After what felt like forever, Breaking Bad finally, finally came back. What a treat! And based on its teasing reveals, it gives viewers an opportunity to bust out some theories about where the show’s final episodes are heading. Who will live? Who will die? And how much ricin does one guy need? In the wake of last night’s season premiere, a few new theories have presented themselves. [This post contains info about “Blood Money” but only speculation (and not actual spoilers) about future episodes.]
Theory 1: Walt faked his own death.
In the flash-forward opening segment, we see Walt return to his destroyed home. (Destroyed by whom? Someone not savvy enough to strip outlet covers. Surely the DEA would know to do that, no?) Someone has spray-painted Heisenberg on the wall, indicating that Walt’s secret identity is not so secret in the future; this makes it hard to picture him as a free man, wandering the nation eating at Denny’s and buying machine guns that come with instruction manuals. Walt’s tried to escape before, with the help of the vacuum repair man, and maybe this time he really went for it, convincingly faking his own death so he doesn’t have to look over his shoulder the rest of his life. When neighbor Carol drops her bag of oranges, it’s not just from fear of her neighbor the murderer — maybe she’s seeing someone she thought was dead. No one will believe her, so Walt has nothing to fear.
Theory 2: Skyler is going to break bad, too,
Color is big on Breaking Bad, and usually Skyler’s costumes are blue. (Just picture her walking into the pool with her flowy blue skirt billowing around her.) But in the scene at the car wash, Skyler’s wearing beiges and neutrals, as is Walt. They talk, seemingly amicably, about expanding their business — their money-laundering business, that is. Moments later, Skyler realizes something is fishy about Lydia getting a rental car washed, and marches over to the Madrigal exec and intimidates her. In just a few shots, then, we’ve seen Skyler reassociate herself with Walt, visually and financially, and then channel his dark side by being tuned into what’s amiss and feeling totally empowered to tower over and glare at an unwanted person. She’s poised to learn what Walt has learned, which is that power and pride become endlessly desirable, and, not unlike meth, once you have a little, you want a lot. All the time. She’ll launder blood money. She’ll scare off drug associates. Maybe she’ll be the one who knocks.
Theory 3: Walt is about to get back in the meth game.
When he gets to the Schraders’, Walt sort of marvels that Hank’s employees have brought him box after box of files. “The perks of being the boss, huh?” he says. You can practically see the outline of the words he doesn’t say: I was the boss once, too. Walt is hugely — maniacally — proud of his meth-cooking skills, and when Lydia showed up at the car wash and presented him with the opportunity both to remind everyone of his prowess and to re-teach Todd (or whomever) his techniques, maybe Walt thought for a moment he could blow her off. But he can’t. He’s too deep in. And consider this possibility: That phone call Walt answered at chemotherapy? Perhaps it only looked like it was coming from Saul.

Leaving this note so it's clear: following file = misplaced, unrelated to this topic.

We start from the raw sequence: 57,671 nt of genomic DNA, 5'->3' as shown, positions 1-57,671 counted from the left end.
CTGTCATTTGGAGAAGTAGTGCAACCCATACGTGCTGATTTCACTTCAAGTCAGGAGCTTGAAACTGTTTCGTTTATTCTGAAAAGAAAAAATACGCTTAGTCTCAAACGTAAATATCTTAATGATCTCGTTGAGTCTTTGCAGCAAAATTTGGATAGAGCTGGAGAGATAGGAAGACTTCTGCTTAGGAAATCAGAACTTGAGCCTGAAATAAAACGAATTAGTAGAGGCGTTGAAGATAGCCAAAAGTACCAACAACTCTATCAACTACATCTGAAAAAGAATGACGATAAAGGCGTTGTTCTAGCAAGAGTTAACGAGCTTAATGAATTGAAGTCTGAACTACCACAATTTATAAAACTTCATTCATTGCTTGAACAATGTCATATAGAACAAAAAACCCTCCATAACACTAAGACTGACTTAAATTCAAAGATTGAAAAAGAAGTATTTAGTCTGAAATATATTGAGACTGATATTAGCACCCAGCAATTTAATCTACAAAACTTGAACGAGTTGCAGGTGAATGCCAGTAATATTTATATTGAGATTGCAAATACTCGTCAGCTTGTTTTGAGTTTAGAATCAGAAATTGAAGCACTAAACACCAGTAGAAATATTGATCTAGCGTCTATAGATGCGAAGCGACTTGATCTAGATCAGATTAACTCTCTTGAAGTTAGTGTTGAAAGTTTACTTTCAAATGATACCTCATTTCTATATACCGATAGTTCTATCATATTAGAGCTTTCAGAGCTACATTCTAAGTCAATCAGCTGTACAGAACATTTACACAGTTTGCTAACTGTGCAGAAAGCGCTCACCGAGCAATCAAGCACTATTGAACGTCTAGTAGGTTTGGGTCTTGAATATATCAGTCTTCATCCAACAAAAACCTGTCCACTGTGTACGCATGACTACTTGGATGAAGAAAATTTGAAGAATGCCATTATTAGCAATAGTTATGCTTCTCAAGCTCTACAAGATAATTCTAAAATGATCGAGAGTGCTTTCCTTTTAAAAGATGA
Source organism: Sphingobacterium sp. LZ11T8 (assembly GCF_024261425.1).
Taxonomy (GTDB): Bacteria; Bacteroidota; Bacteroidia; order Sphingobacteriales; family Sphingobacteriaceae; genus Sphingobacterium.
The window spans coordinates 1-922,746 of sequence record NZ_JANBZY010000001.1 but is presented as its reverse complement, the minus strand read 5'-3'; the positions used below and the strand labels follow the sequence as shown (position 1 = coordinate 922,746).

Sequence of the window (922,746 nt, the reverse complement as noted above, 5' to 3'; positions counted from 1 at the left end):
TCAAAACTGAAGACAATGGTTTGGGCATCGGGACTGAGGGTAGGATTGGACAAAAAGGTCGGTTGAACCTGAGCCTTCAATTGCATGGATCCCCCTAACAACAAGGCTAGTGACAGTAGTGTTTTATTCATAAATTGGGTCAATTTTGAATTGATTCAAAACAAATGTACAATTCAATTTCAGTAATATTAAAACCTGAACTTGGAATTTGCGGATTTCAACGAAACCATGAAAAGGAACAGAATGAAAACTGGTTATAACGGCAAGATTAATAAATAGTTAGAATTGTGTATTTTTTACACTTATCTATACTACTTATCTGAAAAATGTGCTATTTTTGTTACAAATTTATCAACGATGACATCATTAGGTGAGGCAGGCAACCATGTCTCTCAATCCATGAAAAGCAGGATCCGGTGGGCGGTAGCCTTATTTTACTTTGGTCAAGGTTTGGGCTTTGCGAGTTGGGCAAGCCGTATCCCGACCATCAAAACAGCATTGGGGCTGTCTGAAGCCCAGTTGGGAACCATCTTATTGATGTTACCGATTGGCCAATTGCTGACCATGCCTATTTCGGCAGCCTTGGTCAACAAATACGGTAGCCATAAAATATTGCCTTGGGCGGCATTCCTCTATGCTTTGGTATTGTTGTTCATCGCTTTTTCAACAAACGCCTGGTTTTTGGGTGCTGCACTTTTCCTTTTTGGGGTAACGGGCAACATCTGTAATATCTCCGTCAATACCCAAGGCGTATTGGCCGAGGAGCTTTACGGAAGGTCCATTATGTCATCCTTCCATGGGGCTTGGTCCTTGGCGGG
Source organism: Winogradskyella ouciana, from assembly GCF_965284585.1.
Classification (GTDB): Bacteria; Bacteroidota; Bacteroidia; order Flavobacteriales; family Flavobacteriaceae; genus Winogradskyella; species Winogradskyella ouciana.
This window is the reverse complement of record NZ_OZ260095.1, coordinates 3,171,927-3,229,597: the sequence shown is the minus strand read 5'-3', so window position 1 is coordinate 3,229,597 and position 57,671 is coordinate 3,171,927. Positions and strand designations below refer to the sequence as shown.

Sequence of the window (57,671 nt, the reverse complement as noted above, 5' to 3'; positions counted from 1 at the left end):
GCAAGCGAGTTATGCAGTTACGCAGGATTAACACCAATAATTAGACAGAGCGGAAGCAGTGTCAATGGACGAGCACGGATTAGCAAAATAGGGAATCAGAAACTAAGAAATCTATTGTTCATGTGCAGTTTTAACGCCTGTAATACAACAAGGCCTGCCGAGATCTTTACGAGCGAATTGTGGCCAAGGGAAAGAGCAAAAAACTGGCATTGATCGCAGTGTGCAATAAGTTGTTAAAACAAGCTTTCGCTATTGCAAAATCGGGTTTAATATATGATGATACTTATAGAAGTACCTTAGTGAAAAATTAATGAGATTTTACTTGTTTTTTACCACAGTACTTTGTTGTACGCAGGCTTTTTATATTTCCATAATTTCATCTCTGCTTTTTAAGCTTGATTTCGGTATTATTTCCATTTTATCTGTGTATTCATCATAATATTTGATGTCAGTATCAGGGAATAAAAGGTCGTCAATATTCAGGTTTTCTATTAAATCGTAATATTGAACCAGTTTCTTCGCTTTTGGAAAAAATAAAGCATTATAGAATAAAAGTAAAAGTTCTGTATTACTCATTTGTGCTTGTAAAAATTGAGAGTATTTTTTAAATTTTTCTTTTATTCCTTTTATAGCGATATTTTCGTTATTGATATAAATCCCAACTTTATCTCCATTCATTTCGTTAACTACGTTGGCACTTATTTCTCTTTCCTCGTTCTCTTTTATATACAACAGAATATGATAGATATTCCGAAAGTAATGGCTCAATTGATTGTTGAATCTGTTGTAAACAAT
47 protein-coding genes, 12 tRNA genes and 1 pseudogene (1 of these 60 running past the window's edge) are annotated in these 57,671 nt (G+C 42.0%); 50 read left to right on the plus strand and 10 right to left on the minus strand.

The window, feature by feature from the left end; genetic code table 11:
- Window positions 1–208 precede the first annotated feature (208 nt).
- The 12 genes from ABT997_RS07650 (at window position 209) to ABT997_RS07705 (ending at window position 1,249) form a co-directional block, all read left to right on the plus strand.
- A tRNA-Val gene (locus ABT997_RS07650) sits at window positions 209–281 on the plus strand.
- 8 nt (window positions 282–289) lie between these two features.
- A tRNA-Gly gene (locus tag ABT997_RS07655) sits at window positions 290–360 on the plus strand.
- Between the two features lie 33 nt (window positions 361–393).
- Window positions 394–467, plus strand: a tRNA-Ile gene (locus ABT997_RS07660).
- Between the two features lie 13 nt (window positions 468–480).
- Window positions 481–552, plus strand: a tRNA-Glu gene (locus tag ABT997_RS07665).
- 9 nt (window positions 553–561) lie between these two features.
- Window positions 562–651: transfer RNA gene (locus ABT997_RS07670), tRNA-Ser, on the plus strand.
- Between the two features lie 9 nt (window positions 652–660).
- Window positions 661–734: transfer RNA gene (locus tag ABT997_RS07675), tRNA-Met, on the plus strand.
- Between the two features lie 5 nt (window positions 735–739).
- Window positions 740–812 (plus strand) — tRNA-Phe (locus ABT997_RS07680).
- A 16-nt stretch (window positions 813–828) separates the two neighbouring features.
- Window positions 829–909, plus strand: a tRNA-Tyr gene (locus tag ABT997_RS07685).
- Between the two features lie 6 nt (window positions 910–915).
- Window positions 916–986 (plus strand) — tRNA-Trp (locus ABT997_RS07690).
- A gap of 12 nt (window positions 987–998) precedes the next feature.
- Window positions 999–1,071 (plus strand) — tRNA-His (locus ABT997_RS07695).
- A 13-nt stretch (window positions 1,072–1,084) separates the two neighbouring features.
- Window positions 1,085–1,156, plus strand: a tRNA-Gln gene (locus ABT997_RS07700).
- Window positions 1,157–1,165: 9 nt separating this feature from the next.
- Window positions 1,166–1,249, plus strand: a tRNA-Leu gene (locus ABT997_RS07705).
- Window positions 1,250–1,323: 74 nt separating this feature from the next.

We see Saul call someone, but that’s not the call we see Walt answer. (Saul and Walt obviously speak at some point, but maybe we didn’t actually see it.) We never hear both sides of the conversation together, and Walt’s demeanor does not match Saul’s. “Calm down,” Walt says on the phone. Saul seems a little stressed out, sure, but not so much so that he needs to be told to calm down. What if the call Walt answered was from Lydia — someone who perpetually does need to calm down? He says no to her at the car wash, but by then the seed is planted. When she calls, he begrudgingly agrees to some deal on the phone — just dipping his toe back in, just “handling” something. But then as he and Hank have it out in the garage, Walt realizes he doesn’t want to give up Heisenberg. The perks of being the boss and all.
Theory 4: Jesse is going to kill himself.
Jesse’s been on and off suicide watch since pretty early in the series, and we’ve seen him sit on the floor and sob many times, just as he was catatonic this week. Let’s pair that with another recurring symbol that popped up last night: bugs. Last night a totally demoralized, puffy-eyed Jesse watched a massive cockroach skitter across his coffee table. (Thereby rejecting Hank’s life theory that everyone kills roaches. “I mean, you don’t think about it, you stomp them down,” he said in season two’s “Breakage.”) It’s a call-back to season two’s “Peekaboo,” where Jesse spots a beetle on the sidewalk and gingerly picks it up and gazes at. By “Blood Money,” he’s totally disengaged. In “Peekaboo,” Jesse spent time at a squalid junkie den, where he tried to rescue a neglected kid from its filthy circumstances. This week, he’s completely haunted by the boy’s death he couldn’t and didn’t prevent. He’s not present; he’s not observant; he’s barely alive as it is. His life is meaningless to him, and in between “Peekaboo” and now, he’s had some practice killing some actual bugs. There was the fly in the meth lab, and lest we forget, Jesse and Walt hid among exterminators so they could set up mobile cook-houses. The next time Jesse sees a bug, he is gonna smash it. P.S. He’s the bug.
Theory 5: The ricin cures Walt’s cancer.
Okay, not really, but it has been used in experimental cancer treatments — and used effectively. Walt has cancer and he has ricin; all that’s left is a way to put them together, right?